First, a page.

Recently there were several retail chains trying to give themselves a “Christmas in July” by offering huge sales. The media, no doubt at the prompting of those chains, has been calling it a “second Black Friday“. Obviously they’re trying to make a connection with the Friday after Thanksgiving when stores traditionally offer deep discounts and usually have some of their biggest profits.
This habit of retailers goes the usual use of a “black” day which is normally not something to celebrate. The term Black Friday was originally used in reference to to Sept 24, 1869, when the stock market crashed because a gold speculation plan fell apart.
Black Monday, 10/19/1987 is considered by many as “the most notorious day in financial history because of another stock market crash. The point being, generally speaking, black days aren’t usually good.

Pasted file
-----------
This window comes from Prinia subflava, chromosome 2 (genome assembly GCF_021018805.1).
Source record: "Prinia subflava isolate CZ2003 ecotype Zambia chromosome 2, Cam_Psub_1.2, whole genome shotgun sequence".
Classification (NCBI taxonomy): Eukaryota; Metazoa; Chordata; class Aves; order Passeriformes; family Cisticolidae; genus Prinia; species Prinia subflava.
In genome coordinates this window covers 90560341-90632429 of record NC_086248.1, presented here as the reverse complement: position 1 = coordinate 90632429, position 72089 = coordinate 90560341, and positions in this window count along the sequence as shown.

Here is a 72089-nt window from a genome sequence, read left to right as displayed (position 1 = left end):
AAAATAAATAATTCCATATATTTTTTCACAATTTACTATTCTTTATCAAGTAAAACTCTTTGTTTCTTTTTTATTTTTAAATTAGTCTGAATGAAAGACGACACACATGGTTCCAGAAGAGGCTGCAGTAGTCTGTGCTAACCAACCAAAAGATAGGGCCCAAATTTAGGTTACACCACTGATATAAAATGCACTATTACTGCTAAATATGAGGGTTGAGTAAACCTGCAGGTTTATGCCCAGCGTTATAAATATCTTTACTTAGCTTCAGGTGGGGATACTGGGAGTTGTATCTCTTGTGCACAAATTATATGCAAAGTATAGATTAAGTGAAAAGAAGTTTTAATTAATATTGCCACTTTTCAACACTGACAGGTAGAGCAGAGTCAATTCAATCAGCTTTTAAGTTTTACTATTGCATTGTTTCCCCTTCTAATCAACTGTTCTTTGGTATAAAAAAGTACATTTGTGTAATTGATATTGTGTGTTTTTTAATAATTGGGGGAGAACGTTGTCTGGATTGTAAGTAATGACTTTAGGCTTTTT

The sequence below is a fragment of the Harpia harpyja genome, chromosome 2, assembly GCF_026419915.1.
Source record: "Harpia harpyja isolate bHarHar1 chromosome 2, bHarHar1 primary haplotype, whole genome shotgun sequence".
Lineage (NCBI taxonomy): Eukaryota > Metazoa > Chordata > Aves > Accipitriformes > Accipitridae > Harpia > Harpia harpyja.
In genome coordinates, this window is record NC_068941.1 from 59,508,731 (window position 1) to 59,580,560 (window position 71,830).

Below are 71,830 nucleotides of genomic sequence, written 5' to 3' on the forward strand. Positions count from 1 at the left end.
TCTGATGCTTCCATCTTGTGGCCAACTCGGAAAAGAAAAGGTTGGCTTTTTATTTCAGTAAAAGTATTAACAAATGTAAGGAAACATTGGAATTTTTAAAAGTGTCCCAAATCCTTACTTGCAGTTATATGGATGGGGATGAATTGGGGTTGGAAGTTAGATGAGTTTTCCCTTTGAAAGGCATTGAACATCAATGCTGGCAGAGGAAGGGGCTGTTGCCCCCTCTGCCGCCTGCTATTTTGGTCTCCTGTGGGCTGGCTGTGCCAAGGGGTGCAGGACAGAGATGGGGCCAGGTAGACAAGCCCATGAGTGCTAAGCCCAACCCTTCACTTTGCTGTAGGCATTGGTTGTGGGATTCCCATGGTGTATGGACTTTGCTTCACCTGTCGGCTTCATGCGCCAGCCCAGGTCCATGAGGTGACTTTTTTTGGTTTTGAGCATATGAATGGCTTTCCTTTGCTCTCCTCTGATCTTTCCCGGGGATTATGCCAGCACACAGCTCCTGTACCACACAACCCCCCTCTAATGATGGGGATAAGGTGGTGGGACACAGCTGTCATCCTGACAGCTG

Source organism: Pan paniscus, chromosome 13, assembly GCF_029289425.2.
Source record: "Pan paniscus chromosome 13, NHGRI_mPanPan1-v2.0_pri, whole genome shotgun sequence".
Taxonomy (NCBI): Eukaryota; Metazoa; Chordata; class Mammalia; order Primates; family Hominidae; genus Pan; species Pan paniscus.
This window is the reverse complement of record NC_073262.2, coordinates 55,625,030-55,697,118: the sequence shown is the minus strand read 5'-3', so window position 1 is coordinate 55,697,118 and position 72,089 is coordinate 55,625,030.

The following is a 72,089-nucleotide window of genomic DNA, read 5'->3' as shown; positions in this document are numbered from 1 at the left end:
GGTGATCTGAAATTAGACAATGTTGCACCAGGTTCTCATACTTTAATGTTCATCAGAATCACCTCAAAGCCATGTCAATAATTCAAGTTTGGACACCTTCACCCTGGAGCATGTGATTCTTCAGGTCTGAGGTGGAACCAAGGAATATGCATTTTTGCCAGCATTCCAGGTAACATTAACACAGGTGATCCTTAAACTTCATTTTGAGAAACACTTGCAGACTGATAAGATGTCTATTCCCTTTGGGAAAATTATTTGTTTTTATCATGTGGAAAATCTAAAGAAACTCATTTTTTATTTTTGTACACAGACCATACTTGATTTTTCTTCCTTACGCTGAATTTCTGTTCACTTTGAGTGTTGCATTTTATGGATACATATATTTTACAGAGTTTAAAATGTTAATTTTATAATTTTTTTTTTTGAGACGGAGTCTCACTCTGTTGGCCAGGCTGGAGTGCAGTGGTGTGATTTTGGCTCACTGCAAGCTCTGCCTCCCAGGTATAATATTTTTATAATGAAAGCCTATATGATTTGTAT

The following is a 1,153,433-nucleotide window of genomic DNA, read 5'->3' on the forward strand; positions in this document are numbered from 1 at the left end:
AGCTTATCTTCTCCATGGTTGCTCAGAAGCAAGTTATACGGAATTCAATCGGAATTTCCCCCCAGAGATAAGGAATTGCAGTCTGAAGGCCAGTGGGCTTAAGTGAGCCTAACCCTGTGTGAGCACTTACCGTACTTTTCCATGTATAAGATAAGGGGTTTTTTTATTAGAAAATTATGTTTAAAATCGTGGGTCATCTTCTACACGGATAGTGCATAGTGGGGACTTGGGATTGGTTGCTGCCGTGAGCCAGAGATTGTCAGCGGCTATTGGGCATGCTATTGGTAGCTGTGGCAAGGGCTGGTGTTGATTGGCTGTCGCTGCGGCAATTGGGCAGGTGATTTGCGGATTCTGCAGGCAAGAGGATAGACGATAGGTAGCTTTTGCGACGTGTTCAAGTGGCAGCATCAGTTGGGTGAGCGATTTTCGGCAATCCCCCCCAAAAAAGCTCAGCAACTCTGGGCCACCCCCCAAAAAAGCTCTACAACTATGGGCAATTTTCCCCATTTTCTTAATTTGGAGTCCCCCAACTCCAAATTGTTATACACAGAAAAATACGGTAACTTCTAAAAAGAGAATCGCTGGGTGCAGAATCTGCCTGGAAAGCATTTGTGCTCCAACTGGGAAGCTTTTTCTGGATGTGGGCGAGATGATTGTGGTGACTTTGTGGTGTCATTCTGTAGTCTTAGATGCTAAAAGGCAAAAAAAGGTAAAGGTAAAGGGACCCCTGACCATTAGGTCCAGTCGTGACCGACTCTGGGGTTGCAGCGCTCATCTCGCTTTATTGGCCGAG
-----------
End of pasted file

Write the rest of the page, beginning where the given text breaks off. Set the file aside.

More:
Of course, the real explanation goes back to the accountants. Traditionally red ink was used to show losses and black ink showing profits. “Black Friday” is then a day when retail accounting departments will be using a lot of black ink because of the huge profits they’re getting. Retailers trying to create a second such day in the year isn’t so much about the savings that customers can find (though that is a big influence) as it is about the boost in profits the retailers can expect.
[tags]misc, observations, random, semi random stuff[/tags]